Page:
Program Statement No. 5190.2 advises that the purpose of the 12 control classifications is not to preclude "inmates in the system from transfers or participation in community activities, when the inmate is otherwise eligible, but rather, to provide protection for all concerned, and to ensure the safe and orderly running of the facility." (Emphasis added). Although the necessity for special handling or control of certain categories of prisoners for safety purposes can reasonably be inferred (e. g., witnesses requiring protection or those likely to engage in assaults, escape attempts, or disruptive activities) neither Program Statement No. 5190.2 nor the appellant offer any rationale for categorizing as CMCs prisoners who have received "broad publicity" or were convicted for "sophisticated" criminal activity. We are left to speculate in the case of prisoners who have been the subject of broad publicity, whether the purpose of this CMC classification is simply to protect federal prison officials from criticism that might arise out of publicity given to the release of certain prisoners for furloughs or for community activities, or to prevent the undermining of public respect for administration of justice that the release of highly publicized prisoners might engender.*fn4

The procedure used to classify a prisoner as a CMC is as follows. When either the Bureau's Central or Regional Office or the facility housing the inmate receives information indicating that the inmate may be a potential CMC and when its initial review of the supporting material supports such a designation, it may tentatively so classify the inmate. The facility's CMC Coordinator, who is immediately notified of the tentative designation, then sends the inmate a formal notice of the designation, using the language of the CMC category as described in Program Statement No. 5190.2 and stating in general terms the behavior or offense forming the basis of the designation. The notice informs the inmate that he may object to the designation and have up to 30 days to obtain and submit information or documents supporting his objections.

The prisoner's complete file is then forwarded to the "Confirming Authority" (who, depending on the category of CMC, is either the Central Office, Regional Office, or the facility's CMC Coordinator or Chief Executive Officer). The confirming authority reviews the case and notifies the prisoner in writing of the action taken. An adverse ruling may be appealed by the prisoner to the Bureau's General Counsel. Once a prisoner is designated a CMC, the designation will be reviewed on a semi-annual basis by the housing facility for any new information or change in behavior that might warrant removal of the designation.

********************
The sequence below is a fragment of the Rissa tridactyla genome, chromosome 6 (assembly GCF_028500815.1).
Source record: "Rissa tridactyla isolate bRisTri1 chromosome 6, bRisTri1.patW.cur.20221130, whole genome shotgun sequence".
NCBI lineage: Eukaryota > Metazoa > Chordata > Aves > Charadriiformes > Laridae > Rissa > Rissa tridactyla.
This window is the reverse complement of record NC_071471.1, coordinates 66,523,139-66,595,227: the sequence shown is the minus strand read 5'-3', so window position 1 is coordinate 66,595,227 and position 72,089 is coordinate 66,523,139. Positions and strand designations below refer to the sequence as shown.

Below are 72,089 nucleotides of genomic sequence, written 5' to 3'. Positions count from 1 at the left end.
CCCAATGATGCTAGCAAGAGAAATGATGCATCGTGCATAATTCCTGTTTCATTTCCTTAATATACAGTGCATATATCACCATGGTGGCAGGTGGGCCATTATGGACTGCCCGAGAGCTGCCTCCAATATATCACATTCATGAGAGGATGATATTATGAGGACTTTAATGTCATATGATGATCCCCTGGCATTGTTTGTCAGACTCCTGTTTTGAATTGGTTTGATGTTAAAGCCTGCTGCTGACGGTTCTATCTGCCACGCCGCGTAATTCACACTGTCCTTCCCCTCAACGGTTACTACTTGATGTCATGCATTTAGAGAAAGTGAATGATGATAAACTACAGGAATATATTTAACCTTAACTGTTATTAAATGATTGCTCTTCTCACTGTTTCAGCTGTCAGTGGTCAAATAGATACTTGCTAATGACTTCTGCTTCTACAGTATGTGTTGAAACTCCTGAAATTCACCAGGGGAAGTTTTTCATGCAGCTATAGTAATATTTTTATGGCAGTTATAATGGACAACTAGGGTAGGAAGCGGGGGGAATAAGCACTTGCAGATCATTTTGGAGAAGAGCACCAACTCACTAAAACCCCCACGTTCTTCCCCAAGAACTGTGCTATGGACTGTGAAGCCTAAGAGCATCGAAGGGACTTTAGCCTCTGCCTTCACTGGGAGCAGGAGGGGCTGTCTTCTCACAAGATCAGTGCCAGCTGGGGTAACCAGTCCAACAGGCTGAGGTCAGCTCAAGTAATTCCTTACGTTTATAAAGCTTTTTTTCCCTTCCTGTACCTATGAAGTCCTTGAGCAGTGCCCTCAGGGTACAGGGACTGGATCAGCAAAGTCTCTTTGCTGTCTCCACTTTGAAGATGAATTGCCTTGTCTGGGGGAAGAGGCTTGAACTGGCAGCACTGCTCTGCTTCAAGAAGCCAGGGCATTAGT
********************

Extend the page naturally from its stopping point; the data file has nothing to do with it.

The effect of a CMC designation on a prisoner can be substantial. Although Program Statement No. 5190.2 states that CMC monitoring is not for the purpose of precluding inmates from obtaining transfers, furloughs or participation in community activities, such as work release, and although the Bureau's policy statements governing those matters make no express reference to CMC classification, a CMC cannot obtain those benefits unless approved by the Central or Regional Office (depending on the designated category). Thus, a CMC designation usually delays and often precludes the enjoyment of the benefits.

In August, 1976, appellee Pugliese, an inmate at the federal prison in Lewisburg, Pa., who since May, 1974, had been serving a 10-year sentence for his violation of federal narcotics laws, was notified in writing that he had tentatively been designated a CMC because information indicated that his sentence involved his "participation in large-scale sophisticated criminal activity in that (he was) part of a major narcotics conspiracy and functioned as a wholesaler who dealt in multi-kilo quantities of heroin." Despite Pugliese's objection, the designation was approved, and his appeal to the Central Office denied on the ground that his involvement in a sophisticated offense was "reflected in (his) current offense for Narcotics Violation in a Major Drug Operation in New York." After his transfer in December, 1977, to the Federal Correctional Institution in Danbury, Conn., he was denied a Christmas furlough in 1978 despite his having been classified by his team unit as eligible for "community custody." Following denial of his administrative appeals, which were based on the failure of the Bureau to follow, prior to the CMC ...